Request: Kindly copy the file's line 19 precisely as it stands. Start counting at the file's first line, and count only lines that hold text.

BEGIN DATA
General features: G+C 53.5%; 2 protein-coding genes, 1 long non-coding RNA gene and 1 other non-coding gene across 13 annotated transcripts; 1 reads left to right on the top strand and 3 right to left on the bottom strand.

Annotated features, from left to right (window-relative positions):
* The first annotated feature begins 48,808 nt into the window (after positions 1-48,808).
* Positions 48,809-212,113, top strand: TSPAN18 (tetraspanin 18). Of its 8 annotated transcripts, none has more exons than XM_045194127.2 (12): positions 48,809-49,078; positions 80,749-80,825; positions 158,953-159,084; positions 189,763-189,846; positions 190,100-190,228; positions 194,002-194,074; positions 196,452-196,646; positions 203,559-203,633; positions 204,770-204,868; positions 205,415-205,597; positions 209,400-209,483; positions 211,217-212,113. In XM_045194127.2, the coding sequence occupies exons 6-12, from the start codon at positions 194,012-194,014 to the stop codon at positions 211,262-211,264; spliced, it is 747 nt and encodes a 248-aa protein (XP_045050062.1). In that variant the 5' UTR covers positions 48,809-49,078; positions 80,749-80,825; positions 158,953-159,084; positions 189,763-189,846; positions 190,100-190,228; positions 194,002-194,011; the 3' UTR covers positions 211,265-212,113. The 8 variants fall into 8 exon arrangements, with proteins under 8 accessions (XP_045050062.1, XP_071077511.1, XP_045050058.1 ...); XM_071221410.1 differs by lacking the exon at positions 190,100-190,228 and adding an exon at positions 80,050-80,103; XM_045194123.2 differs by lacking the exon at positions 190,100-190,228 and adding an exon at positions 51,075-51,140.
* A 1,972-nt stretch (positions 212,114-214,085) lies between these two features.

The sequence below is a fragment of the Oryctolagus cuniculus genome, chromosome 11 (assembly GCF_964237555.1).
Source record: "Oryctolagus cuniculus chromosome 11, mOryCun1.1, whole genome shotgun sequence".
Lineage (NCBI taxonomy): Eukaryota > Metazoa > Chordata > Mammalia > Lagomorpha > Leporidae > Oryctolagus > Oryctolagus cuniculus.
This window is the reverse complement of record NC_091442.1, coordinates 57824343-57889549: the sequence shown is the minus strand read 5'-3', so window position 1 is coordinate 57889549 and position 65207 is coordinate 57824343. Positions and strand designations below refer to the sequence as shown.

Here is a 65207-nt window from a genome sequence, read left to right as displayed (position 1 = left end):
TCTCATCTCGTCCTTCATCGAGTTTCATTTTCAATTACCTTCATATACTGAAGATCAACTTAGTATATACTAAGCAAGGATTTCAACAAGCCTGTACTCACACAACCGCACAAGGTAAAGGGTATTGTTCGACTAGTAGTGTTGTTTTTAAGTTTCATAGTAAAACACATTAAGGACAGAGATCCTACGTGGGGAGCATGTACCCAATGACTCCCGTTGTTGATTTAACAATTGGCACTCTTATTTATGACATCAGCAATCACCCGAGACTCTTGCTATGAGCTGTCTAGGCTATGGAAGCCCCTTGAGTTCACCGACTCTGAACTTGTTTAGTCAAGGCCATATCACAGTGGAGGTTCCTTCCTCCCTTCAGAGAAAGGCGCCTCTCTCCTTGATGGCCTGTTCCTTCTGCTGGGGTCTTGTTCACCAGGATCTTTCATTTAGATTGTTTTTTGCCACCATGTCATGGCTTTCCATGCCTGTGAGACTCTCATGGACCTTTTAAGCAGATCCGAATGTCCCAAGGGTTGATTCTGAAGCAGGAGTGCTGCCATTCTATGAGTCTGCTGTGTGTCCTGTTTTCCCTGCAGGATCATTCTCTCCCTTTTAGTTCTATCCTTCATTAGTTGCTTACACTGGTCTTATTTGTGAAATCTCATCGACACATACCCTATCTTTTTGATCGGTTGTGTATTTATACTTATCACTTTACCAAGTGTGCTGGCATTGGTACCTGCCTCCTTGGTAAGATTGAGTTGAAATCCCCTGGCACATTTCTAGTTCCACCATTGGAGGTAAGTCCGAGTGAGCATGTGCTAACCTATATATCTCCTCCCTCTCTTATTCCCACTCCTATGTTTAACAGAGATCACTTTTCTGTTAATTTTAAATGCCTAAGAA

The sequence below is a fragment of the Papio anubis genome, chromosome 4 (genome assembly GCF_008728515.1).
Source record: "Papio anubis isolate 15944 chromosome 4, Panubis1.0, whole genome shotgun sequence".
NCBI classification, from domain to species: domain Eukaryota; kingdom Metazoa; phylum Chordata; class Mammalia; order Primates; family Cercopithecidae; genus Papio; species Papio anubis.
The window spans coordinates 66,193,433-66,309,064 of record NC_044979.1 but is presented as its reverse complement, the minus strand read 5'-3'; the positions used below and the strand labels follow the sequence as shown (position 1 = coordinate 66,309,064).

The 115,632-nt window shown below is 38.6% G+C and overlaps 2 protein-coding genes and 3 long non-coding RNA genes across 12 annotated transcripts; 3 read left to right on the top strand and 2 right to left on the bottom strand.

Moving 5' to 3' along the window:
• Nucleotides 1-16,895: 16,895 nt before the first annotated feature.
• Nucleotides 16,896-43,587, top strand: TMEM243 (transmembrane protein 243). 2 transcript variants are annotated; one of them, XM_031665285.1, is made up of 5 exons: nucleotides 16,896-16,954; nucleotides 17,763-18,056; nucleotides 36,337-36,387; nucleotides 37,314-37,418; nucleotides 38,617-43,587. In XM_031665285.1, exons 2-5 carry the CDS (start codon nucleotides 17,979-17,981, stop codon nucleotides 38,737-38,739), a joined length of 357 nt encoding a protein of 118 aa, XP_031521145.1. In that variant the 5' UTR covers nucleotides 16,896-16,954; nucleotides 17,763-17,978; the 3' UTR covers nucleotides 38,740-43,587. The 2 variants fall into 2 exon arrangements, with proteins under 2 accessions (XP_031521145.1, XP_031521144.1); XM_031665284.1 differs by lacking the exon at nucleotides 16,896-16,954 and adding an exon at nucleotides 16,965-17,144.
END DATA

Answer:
• Nucleotides 16,896-43,587, top strand: TMEM243 (transmembrane protein 243). 2 transcript variants are annotated; one of them, XM_031665285.1, is made up of 5 exons: nucleotides 16,896-16,954; nucleotides 17,763-18,056; nucleotides 36,337-36,387; nucleotides 37,314-37,418; nucleotides 38,617-43,587. In XM_031665285.1, exons 2-5 carry the CDS (start codon nucleotides 17,979-17,981, stop codon nucleotides 38,737-38,739), a joined length of 357 nt encoding a protein of 118 aa, XP_031521145.1. In that variant the 5' UTR covers nucleotides 16,896-16,954; nucleotides 17,763-17,978; the 3' UTR covers nucleotides 38,740-43,587. The 2 variants fall into 2 exon arrangements, with proteins under 2 accessions (XP_031521145.1, XP_031521144.1); XM_031665284.1 differs by lacking the exon at nucleotides 16,896-16,954 and adding an exon at nucleotides 16,965-17,144.